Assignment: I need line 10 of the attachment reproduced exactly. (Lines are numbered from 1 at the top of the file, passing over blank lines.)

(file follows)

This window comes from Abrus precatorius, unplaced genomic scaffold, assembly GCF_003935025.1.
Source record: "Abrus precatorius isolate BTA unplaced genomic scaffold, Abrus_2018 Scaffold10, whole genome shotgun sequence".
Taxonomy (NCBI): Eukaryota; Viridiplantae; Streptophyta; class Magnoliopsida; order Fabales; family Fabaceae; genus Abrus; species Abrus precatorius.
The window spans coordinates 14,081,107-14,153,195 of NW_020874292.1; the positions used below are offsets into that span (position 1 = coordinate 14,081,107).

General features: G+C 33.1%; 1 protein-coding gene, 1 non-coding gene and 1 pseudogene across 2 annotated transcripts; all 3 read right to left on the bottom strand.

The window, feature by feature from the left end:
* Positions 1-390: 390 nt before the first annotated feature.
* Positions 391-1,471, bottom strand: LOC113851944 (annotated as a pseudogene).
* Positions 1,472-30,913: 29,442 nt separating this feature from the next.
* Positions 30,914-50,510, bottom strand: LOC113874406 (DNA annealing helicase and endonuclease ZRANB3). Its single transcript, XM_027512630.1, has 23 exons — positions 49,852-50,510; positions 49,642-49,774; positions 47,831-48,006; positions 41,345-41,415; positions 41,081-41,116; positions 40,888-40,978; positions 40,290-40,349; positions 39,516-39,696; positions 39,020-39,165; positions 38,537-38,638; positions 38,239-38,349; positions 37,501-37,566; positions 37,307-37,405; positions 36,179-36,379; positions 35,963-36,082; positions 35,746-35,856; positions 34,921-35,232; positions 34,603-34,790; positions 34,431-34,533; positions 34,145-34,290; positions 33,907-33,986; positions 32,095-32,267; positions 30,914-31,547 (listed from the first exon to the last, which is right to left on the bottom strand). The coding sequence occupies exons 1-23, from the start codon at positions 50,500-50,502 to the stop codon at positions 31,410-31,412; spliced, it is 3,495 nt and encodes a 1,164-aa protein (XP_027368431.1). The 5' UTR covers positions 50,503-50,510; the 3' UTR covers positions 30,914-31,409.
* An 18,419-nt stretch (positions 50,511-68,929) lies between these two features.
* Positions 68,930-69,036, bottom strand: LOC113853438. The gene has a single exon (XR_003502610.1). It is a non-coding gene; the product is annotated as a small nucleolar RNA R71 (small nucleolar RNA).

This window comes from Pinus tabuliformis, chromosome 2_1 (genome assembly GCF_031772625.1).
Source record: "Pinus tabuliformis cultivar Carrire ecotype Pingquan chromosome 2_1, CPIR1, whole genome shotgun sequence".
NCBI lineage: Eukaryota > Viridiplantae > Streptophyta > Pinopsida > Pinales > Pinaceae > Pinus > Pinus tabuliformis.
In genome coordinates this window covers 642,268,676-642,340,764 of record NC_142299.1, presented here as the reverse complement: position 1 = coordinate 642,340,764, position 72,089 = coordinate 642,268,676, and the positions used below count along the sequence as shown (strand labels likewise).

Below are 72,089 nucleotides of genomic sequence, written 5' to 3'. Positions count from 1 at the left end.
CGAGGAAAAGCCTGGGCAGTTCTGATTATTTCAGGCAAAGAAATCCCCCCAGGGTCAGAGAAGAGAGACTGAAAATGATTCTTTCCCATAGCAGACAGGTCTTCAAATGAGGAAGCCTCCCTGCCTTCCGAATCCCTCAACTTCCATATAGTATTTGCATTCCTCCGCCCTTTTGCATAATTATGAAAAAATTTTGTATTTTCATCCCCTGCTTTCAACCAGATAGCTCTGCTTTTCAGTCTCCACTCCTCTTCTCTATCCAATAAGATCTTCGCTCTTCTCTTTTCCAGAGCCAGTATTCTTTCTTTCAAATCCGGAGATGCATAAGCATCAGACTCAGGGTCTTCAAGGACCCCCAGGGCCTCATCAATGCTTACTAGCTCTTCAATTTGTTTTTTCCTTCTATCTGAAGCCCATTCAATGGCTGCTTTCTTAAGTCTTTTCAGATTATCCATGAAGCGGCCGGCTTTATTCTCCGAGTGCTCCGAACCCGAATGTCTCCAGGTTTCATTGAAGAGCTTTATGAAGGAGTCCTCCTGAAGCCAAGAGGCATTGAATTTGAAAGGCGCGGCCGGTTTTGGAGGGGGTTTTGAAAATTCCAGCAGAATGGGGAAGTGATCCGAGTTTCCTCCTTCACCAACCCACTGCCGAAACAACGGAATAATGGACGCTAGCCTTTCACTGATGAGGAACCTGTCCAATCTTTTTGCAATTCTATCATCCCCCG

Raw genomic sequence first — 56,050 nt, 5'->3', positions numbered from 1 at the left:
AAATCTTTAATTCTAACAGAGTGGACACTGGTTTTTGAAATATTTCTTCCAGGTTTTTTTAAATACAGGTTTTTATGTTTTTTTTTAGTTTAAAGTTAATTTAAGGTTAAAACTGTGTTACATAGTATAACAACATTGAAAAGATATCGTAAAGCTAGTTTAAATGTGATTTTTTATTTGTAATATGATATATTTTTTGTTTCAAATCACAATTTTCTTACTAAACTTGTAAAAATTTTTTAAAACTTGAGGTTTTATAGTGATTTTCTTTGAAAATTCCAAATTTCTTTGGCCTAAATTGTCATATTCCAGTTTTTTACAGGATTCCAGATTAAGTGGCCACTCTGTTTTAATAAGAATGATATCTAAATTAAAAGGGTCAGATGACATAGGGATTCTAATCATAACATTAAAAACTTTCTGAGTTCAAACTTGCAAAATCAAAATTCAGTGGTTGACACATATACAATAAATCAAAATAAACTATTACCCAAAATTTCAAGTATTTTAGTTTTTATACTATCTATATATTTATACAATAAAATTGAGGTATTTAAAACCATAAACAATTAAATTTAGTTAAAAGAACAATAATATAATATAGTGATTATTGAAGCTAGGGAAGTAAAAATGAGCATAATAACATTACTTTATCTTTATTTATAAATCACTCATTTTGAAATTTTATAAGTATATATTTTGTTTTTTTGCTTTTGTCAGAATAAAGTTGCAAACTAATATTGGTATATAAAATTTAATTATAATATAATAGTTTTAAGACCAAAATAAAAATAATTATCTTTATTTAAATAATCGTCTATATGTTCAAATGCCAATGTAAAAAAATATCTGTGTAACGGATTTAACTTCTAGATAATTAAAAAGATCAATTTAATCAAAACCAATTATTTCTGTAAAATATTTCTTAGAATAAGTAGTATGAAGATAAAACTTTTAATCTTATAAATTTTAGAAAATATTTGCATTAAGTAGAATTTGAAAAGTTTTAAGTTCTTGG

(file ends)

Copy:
* Positions 30,914-50,510, bottom strand: LOC113874406 (DNA annealing helicase and endonuclease ZRANB3). Its single transcript, XM_027512630.1, has 23 exons — positions 49,852-50,510; positions 49,642-49,774; positions 47,831-48,006; positions 41,345-41,415; positions 41,081-41,116; positions 40,888-40,978; positions 40,290-40,349; positions 39,516-39,696; positions 39,020-39,165; positions 38,537-38,638; positions 38,239-38,349; positions 37,501-37,566; positions 37,307-37,405; positions 36,179-36,379; positions 35,963-36,082; positions 35,746-35,856; positions 34,921-35,232; positions 34,603-34,790; positions 34,431-34,533; positions 34,145-34,290; positions 33,907-33,986; positions 32,095-32,267; positions 30,914-31,547 (listed from the first exon to the last, which is right to left on the bottom strand). The coding sequence occupies exons 1-23, from the start codon at positions 50,500-50,502 to the stop codon at positions 31,410-31,412; spliced, it is 3,495 nt and encodes a 1,164-aa protein (XP_027368431.1). The 5' UTR covers positions 50,503-50,510; the 3' UTR covers positions 30,914-31,409.